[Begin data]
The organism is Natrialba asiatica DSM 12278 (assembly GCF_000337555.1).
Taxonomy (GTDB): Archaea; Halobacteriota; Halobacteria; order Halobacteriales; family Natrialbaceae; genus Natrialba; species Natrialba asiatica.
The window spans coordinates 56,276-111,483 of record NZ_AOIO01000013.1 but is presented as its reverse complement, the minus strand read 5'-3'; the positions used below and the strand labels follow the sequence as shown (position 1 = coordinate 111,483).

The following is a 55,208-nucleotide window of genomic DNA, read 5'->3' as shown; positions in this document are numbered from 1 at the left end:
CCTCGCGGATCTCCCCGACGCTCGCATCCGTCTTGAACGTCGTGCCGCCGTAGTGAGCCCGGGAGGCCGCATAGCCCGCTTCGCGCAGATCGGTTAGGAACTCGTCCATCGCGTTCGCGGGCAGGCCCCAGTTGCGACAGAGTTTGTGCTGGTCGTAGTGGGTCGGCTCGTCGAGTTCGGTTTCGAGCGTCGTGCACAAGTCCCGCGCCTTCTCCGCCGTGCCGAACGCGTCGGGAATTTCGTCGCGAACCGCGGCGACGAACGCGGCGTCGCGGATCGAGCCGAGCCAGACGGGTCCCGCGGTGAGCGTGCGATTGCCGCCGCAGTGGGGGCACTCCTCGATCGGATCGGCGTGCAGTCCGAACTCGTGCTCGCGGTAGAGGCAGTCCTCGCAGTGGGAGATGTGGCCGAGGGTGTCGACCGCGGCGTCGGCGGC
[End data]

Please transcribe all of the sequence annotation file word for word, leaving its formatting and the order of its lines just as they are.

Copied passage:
The organism is Natrialba asiatica DSM 12278 (assembly GCF_000337555.1).
Taxonomy (GTDB): Archaea; Halobacteriota; Halobacteria; order Halobacteriales; family Natrialbaceae; genus Natrialba; species Natrialba asiatica.
The window spans coordinates 56,276-111,483 of record NZ_AOIO01000013.1 but is presented as its reverse complement, the minus strand read 5'-3'; the positions used below and the strand labels follow the sequence as shown (position 1 = coordinate 111,483).

The following is a 55,208-nucleotide window of genomic DNA, read 5'->3' as shown; positions in this document are numbered from 1 at the left end:
CCTCGCGGATCTCCCCGACGCTCGCATCCGTCTTGAACGTCGTGCCGCCGTAGTGAGCCCGGGAGGCCGCATAGCCCGCTTCGCGCAGATCGGTTAGGAACTCGTCCATCGCGTTCGCGGGCAGGCCCCAGTTGCGACAGAGTTTGTGCTGGTCGTAGTGGGTCGGCTCGTCGAGTTCGGTTTCGAGCGTCGTGCACAAGTCCCGCGCCTTCTCCGCCGTGCCGAACGCGTCGGGAATTTCGTCGCGAACCGCGGCGACGAACGCGGCGTCGCGGATCGAGCCGAGCCAGACGGGTCCCGCGGTGAGCGTGCGATTGCCGCCGCAGTGGGGGCACTCCTCGATCGGATCGGCGTGCAGTCCGAACTCGTGCTCGCGGTAGAGGCAGTCCTCGCAGTGGGAGATGTGGCCGAGGGTGTCGACCGCGGCGTCGGCGGC